Chocolate Cupcakes and Nut Allergies

In an effort to clear up space in my freezer while also making some tasty treats for some friends we were having over for dinner this week, I pulled out the last of some ground almonds we brought back from G Detou, Paris and some clementine buttercream icing from the freezer.  In my head, I thought, ‘perfect, I can make clementine almond cupcakes and then ice them with the leftover icing’.  Unfortunately this would have turned me into a killer chef as one of our group has a pretty serious nut allergy.  There have been several ‘close calls’ where I have started to research a recipe only to have it dawn on me that, no, that would be a bad idea as we’d like to keep our friends happy and healthy when they come to dinner.

In the end, I did make the clementine almond cupcakes but I also made these chocolate cupcakes and iced them with the clementine buttercream icing.  I got to free up some freezer space AND got two desserts from the experience.  An all around win.  Oh, and my friend suffered no ill consequences from the chocolate and clementine combo 🙂

This recipe is adapted from Ina Garten’s “Beatty’s Chocolate Cake” recipe.  I used plain greek yoghurt instead of buttermilk, and, as I only wanted 18 cupcakes, I halved the recipe.

Chocolate Cupcakes with Clementine Buttercream Frosting

Chocolate Cupcakes with Clementine Buttercream Frosting

Chocolate Cupcakes (makes approximately 18) – based on Ina Garten’s Beatty’s Chocolate Cake

2/3 c all purpose flour
1 c sugar
1/3 c cocoa
1 tsp baking soda
1/2 tsp baking powder
1/2 c greek yogurt
1/4 c olive oil
1 egg
1 tsp vanilla
1/2 c fresh brewed coffee (hot)

clementine icing 

Sift together dry ingredients.  Beat together the yogurt, olive oil, egg, and vanilla (but not the coffee) on medium speed until well combined.  Combine wet mixture and dry ingredients on low. With the mixer still on low, add the coffee and stir until just combined.  Carefully spoon or pour the mixture into cupcake papers in a muffin tin.  Bake for approximately 20 minutes at 350F.  Cool in the tin for 5 minutes, then allow to cool completely on a cooling rack.  Ice once completely cooled.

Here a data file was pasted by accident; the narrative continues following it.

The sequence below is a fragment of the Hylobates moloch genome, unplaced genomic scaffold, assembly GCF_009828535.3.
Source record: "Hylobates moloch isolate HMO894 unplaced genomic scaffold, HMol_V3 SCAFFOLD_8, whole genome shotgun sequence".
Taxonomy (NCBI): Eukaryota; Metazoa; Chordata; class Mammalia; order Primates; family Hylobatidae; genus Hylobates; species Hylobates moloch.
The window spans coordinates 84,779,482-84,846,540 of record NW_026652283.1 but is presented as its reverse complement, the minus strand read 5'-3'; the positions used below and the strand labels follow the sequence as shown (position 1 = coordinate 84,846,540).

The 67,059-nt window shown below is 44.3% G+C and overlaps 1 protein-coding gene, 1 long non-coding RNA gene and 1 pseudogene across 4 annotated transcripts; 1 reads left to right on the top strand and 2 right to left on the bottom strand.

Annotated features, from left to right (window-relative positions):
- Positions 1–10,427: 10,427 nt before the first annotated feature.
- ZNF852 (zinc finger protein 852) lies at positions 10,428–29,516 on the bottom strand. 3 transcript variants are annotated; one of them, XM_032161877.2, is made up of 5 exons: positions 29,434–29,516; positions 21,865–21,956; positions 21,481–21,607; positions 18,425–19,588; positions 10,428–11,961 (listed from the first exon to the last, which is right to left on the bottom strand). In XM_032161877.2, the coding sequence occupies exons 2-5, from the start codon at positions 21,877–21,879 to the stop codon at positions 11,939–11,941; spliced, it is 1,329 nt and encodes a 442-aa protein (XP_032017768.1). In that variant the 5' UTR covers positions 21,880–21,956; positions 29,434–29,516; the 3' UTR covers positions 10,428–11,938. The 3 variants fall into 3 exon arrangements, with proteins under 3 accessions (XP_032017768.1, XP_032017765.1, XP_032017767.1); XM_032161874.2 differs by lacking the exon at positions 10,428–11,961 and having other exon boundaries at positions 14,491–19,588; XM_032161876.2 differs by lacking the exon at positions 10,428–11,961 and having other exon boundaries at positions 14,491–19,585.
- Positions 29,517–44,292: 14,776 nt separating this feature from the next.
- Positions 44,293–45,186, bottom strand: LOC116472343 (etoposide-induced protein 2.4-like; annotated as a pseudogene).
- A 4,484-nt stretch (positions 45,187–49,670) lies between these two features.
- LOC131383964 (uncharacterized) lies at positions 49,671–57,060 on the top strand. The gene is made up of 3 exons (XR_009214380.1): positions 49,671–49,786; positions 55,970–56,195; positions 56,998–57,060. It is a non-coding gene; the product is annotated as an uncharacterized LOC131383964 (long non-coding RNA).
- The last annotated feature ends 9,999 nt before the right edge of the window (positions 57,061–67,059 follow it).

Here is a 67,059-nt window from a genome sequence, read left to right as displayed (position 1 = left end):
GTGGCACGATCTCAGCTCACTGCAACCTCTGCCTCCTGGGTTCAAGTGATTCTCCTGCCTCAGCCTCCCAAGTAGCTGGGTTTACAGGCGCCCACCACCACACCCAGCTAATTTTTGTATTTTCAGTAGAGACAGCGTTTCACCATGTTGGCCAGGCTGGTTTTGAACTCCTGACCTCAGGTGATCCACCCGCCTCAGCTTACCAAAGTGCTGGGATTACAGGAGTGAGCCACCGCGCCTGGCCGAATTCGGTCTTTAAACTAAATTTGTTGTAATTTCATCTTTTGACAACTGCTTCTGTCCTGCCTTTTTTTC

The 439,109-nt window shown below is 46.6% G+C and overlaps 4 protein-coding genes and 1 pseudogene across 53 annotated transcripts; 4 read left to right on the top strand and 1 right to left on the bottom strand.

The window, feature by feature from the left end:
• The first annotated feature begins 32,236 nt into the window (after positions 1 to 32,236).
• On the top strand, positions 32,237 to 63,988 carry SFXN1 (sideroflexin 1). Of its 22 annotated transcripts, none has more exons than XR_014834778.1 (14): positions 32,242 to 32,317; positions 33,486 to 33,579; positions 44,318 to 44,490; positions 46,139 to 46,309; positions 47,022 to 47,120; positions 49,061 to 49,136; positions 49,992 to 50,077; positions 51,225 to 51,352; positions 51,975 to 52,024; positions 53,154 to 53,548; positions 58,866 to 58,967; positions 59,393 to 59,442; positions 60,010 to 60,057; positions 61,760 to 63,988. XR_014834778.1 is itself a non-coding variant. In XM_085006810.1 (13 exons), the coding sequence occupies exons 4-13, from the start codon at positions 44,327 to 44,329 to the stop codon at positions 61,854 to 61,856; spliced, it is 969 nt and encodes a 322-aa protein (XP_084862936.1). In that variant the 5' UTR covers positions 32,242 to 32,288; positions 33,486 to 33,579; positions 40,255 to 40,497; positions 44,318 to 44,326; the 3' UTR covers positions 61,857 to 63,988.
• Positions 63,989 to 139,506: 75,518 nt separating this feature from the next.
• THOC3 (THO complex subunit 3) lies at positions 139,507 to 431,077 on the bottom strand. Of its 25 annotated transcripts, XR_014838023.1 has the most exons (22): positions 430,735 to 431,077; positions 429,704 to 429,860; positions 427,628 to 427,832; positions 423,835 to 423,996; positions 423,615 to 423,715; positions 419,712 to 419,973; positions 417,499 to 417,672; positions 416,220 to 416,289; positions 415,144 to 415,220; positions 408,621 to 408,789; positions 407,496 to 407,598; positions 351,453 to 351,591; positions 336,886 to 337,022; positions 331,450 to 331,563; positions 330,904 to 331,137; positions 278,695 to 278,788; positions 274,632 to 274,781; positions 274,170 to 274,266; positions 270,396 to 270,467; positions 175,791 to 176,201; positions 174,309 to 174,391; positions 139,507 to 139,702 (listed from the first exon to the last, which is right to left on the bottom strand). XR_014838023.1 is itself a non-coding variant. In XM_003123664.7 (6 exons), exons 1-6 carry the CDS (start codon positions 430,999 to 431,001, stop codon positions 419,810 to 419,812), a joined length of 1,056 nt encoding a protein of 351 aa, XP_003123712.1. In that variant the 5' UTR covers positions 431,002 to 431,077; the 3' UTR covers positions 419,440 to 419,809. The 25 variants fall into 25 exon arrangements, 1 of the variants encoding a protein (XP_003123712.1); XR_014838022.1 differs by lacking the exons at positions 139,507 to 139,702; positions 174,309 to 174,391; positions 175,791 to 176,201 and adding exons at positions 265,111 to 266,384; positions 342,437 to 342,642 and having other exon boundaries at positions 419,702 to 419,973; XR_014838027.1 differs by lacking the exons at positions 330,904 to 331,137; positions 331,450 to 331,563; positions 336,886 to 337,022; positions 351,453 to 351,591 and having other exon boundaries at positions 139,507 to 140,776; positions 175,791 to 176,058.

Too Scattered for Pictures – Braised French Onion Chicken

In between waiting for deliveries (both baby and Royal Mail) I have had quite a bit of time in our flat.  While at times our 400 square foot flat has felt quite spacious, after a few days of sitting in and waiting for packages to arrive, it has started to feel a bit small.  Thankfully we had some lovely friends round for dinner last night.  I was able to throw myself into a bit of a baking and cooking whirlwind and briefly forget about impending deliveries.

TheKitchn recently posted a series of recommended winter recipes.  The recipe posted for Braised French Onion Chicken sounded too good to pass up.  There’s also something very therapeutic about caramelising onions that I just couldn’t pass up.  It’s not a quick recipe to throw together, but it’s a very rewarding and flavourful recipe that I definitely recommend for those days when you want something that will fill your home with the scent of thyme, onions, and chicken.

Sadly I have no pictures as I literally took this meal from the oven immediately to our kitchen table to serve up with our friends.  The pictures posted on thekitchn should convince you though!

Braised French Onion Chicken – from theKitchn

3 tbsp unsalted butter
2 lb red onions, sliced thinly into half moons (I used a mandolin, but a food processor or a shape knife would do fine)
salt and pepper
5 cloves garlic, sliced
1 tsp thyme
2 c chicken broth, low sodium, divided
1 tbsp balsamic vinegar
2 tbsp dijon mustard
3 lb chicken (I used chicken breasts cut in half)
1 c gruyere cheese

In a large casserole pan (I used my large le creuset), melt the butter over medium heat.  Add the onions, tossing in the butter.  Add salt and pepper.  Cook over medium low heat for approximately 45-60 minutes, stirring occasionally.  The onions will slowly cook down and take on a light colour.  They will not likely look ‘caramelised’ yet!  Add the garlic and thyme, increasing the heat to medium high and stirring frequently.  Watching to see the colour of the onions change to a darker mahogany, turn the heat up to high and add 1c chicken broth.  Deglaze the pan with the broth, stirring up any bits from the bottom of the pan.  Allow the liquid to reduce by about half.  Empty the contents of the pan into a bowl.  Place the pan back on the stove, again on medium heat.  Season the chicken breasts with salt and pepper.  Brown the breasts on both sides, cooking for approximately 3 minutes per side.  You may have to do this in several batches (I did 3 batches of 4 chicken pieces to avoid crowding the pan).  Once the chicken has all been browned, you can put it in the same bowl as the onions while you deglaze the pan (again).  This time, add the remaining 1c of chicken broth, stirring to pick up any brown bits from the pan.  Whisk in the balsamic vinegar and dijon mustard.  Reduce by half.  Add the onions and chicken back into the pan and cover.  Put into the oven at 325F or 150C for 30 minutes.  Top with gruyere cheese and place in the oven under the broiler until the cheese has melted and browned.  Serve with quinoa, bread, and salad.